Mum Shares Incredible Moment Disabled Daughter Finishes 5K Run

by : UNILAD on : 02 Aug 2018 16:19
Aynslie running 5k with her disabilityAynslie running 5k with her disabilityUNILAD

Some children have to endure more pain than most adults do in a lifetime, and they always seem to handle it with such inspiring bravery and positivity.


Seven-year-old Aynslie can be seen, in emotional footage posted by her mum, completing a 5km run in West Palm Beach with an external metal fixator weighing over six pounds attached to her leg.

Aynslie was born with a congenital condition called fibular hemimelia, meaning she is completely missing the fibula bone in her lower right leg and, as a result, also only has four toes on her right foot and her right leg is shorter than her left because the tibia bone does not grow at the same rate as her ‘normal’ leg.

Here is the amazing moment Aynslie makes it over the finish line:


Speaking to UNILAD about Aynslie’s birth, her mum Heathyr explained:

I found out that she would have this condition when I was about 23 weeks pregnant. As such, I was able to do some research and had set up an appointment with Boston Children’s Hospital to go over our options for care after birth and going forward.

If we did nothing, Aynslie’s ankle would not have the support it needs in order to walk due to the missing fibula bone.

Upon meeting with a doctor at the hospital, we were urged to consider amputation of the lower portion of the leg and a prosthetic going forward.

Heathyr did not want Aynslie’s leg to be amputated and researched other options leading her to find an orthopaedic surgeon in Florida who works to reconstruct and save limbs.

Aynslie’s first surgery took place when she was just 18 months old, in January of 2013, to both lengthen the tibia bone as well as stabilise her ankle.

The ‘external fixator’ that can be seen on Aynslie’s leg during the run is attached through the bone and skin in order to hold the broken tibia bone in place so it can lengthen.

Talking about how she felt when Aynslie finished the race, Heathyr said:

As Aynslie crossed the finish line and was being cheered on by the crowed I felt extremely proud, as any parent would.
I was also amazed, as I always am, by her strength and determination and happy that the institute hosts an event to encourage kids to be active despite the physical struggles they’re going through.
Aynslie with her external fixatorAynslie with her external fixatorUNILAD

Explaining the surgeries Aynslie has to endure, Heathyr said:

Because the growth in Aynslie’s right leg does not keep up with the normal growth rate of her left leg multiple surgeries are required until adulthood.

Aynslie’s second surgery was in October, 2017. The process of breaking the tibia bone, attaching the external fixator and creating a chart to follow to create length was repeated.

The first time Aynslie had surgery in 2013 she gained about 5cm from the lengthening process. This time she was able to get a little over 6cm in length.

Aynslie with her external fixatorAynslie with her external fixatorUNILAD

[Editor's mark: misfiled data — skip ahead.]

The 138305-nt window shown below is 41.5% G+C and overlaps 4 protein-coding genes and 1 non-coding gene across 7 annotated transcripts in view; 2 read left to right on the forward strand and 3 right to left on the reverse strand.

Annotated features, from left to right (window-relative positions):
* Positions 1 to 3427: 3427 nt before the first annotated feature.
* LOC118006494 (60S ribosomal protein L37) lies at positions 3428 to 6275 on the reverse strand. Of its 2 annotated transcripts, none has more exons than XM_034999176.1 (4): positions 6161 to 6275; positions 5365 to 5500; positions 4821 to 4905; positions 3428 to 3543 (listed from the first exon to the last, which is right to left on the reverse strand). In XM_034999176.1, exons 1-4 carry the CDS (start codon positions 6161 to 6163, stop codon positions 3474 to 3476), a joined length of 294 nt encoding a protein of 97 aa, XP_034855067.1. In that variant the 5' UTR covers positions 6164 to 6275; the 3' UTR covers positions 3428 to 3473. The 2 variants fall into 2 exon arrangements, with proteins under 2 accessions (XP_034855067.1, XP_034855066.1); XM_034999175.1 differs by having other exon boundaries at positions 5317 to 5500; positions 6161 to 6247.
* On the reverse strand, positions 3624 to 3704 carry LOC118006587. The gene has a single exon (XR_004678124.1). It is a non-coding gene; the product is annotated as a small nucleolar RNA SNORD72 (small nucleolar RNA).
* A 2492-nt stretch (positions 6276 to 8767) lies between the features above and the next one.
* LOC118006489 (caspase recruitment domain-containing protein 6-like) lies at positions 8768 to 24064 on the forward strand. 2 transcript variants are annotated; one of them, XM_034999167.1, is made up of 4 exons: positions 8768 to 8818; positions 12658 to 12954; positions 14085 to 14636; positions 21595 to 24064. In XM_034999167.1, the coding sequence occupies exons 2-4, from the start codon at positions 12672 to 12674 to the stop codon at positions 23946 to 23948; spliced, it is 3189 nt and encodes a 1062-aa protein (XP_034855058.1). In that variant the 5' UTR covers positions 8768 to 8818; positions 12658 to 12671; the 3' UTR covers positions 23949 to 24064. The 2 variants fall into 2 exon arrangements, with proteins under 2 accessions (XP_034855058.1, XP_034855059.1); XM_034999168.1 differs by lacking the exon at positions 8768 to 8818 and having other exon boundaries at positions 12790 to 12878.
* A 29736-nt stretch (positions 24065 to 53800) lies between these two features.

Aynslie still currently has a discrepancy between her legs and has to get a lift built into her shoes which is currently at one inch.

The resilient seven-year-old doesn’t let her disability stop her from taking part in all the sports she enjoys, completing an impressive 5K run, and also playing baseball, going swimming, and frolicking in the snow.

Talking about Aynslie’s future, Heathyr said:

She has plans to return to playing hockey this fall as well as joining a swim team and going skiing.

She is also a yellow belt in Tae Kwon Do and enjoys art, winter sports, the beach and Disney Princesses.

Aynslie with a cast on her legAynslie with a cast on her legUNILAD

Heathyr told us about some of the most emotionally testing parts of Aynslie’s surgery:


Because the fixator is attached through the bone, there are open wounds on the leg all of the time. This makes it very open to infection. At one point we had to visit a surgeon in New Hampshire, in order to have an infected wire removed.

One of the worst parts of having a child go through a surgery is feeling completely helpless. One of Aynslie’s infections was bad enough that we ended up staying in the hospital for a few nights.

Knowing that your child is going through trauma or experiencing pain and not being able to do anything about it is one of the worst feelings I have ever had to face. If I could, I’d trade places with her.

Though Aynslie patience and resilience is inspiring she also experiences frustration with her disability, like when she was left out of skiing, hockey, and a number of her other favourite activities because of the fixator.

Heathyr told us that ‘she also felt as though she stuck out among her peers at times and did not want to be ‘different’.

Aynslie with a piece of cakeAynslie with a piece of cakeUNILAD

When Aynslie is asked what happened to her leg she always replies simply, saying ‘I had a surgery’. Her proud mum describes her daughter as ‘so smart, funny, beautiful and brave’,

Talking about the emotional journey they’ve been on, Heathyr explained:

Throughout this entire process we have cried, complained, had hope, been tired and felt joy.

It has been an emotional, psychological and financial rollercoaster and sometimes it felt as though it would never end.

Aynslie, however, was consistent through the entire thing. She always had a smile on her face, powered through her fear, and stayed strong.

Aynslie running a 5KAynslie running a 5KUNILAD

Due to all the forward planning and surgeries, as an adult, Aynslie will not have a length discrepancy at all.

Keep on smashing your goals Aynslie!

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